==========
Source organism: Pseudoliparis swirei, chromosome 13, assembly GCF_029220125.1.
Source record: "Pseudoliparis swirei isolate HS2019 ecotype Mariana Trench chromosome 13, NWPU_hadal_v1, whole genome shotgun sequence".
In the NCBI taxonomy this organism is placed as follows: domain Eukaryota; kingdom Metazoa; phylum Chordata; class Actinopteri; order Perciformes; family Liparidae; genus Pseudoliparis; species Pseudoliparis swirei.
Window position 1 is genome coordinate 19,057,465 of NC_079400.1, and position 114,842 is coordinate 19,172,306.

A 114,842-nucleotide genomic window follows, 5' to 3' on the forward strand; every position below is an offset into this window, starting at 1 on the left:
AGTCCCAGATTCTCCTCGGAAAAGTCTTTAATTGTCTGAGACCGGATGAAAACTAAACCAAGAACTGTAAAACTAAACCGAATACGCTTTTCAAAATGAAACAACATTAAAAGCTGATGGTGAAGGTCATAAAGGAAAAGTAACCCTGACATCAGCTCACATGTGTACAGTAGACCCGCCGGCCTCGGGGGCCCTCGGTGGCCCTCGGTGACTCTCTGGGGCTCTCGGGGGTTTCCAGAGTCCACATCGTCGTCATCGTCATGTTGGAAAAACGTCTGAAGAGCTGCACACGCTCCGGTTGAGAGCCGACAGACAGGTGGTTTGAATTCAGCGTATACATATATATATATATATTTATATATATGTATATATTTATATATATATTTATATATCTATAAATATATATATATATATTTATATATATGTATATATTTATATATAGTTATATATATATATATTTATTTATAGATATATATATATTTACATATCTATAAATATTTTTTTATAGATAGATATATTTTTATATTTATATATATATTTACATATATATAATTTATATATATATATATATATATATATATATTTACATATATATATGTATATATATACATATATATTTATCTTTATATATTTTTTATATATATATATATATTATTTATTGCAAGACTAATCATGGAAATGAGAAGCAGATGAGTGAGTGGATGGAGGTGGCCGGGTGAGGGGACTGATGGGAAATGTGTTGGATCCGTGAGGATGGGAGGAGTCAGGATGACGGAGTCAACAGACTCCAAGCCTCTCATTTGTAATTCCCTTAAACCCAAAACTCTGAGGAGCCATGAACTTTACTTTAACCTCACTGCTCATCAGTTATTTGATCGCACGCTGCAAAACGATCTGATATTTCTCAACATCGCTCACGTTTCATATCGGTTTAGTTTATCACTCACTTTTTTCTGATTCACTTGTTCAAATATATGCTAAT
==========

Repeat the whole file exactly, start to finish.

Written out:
Source organism: Pseudoliparis swirei, chromosome 13, assembly GCF_029220125.1.
Source record: "Pseudoliparis swirei isolate HS2019 ecotype Mariana Trench chromosome 13, NWPU_hadal_v1, whole genome shotgun sequence".
In the NCBI taxonomy this organism is placed as follows: domain Eukaryota; kingdom Metazoa; phylum Chordata; class Actinopteri; order Perciformes; family Liparidae; genus Pseudoliparis; species Pseudoliparis swirei.
Window position 1 is genome coordinate 19,057,465 of NC_079400.1, and position 114,842 is coordinate 19,172,306.

A 114,842-nucleotide genomic window follows, 5' to 3' on the forward strand; every position below is an offset into this window, starting at 1 on the left:
AGTCCCAGATTCTCCTCGGAAAAGTCTTTAATTGTCTGAGACCGGATGAAAACTAAACCAAGAACTGTAAAACTAAACCGAATACGCTTTTCAAAATGAAACAACATTAAAAGCTGATGGTGAAGGTCATAAAGGAAAAGTAACCCTGACATCAGCTCACATGTGTACAGTAGACCCGCCGGCCTCGGGGGCCCTCGGTGGCCCTCGGTGACTCTCTGGGGCTCTCGGGGGTTTCCAGAGTCCACATCGTCGTCATCGTCATGTTGGAAAAACGTCTGAAGAGCTGCACACGCTCCGGTTGAGAGCCGACAGACAGGTGGTTTGAATTCAGCGTATACATATATATATATATATTTATATATATGTATATATTTATATATATATTTATATATCTATAAATATATATATATATATTTATATATATGTATATATTTATATATAGTTATATATATATATATTTATTTATAGATATATATATATTTACATATCTATAAATATTTTTTTATAGATAGATATATTTTTATATTTATATATATATTTACATATATATAATTTATATATATATATATATATATATATATATTTACATATATATATGTATATATATACATATATATTTATCTTTATATATTTTTTATATATATATATATATTATTTATTGCAAGACTAATCATGGAAATGAGAAGCAGATGAGTGAGTGGATGGAGGTGGCCGGGTGAGGGGACTGATGGGAAATGTGTTGGATCCGTGAGGATGGGAGGAGTCAGGATGACGGAGTCAACAGACTCCAAGCCTCTCATTTGTAATTCCCTTAAACCCAAAACTCTGAGGAGCCATGAACTTTACTTTAACCTCACTGCTCATCAGTTATTTGATCGCACGCTGCAAAACGATCTGATATTTCTCAACATCGCTCACGTTTCATATCGGTTTAGTTTATCACTCACTTTTTTCTGATTCACTTGTTCAAATATATGCTAAT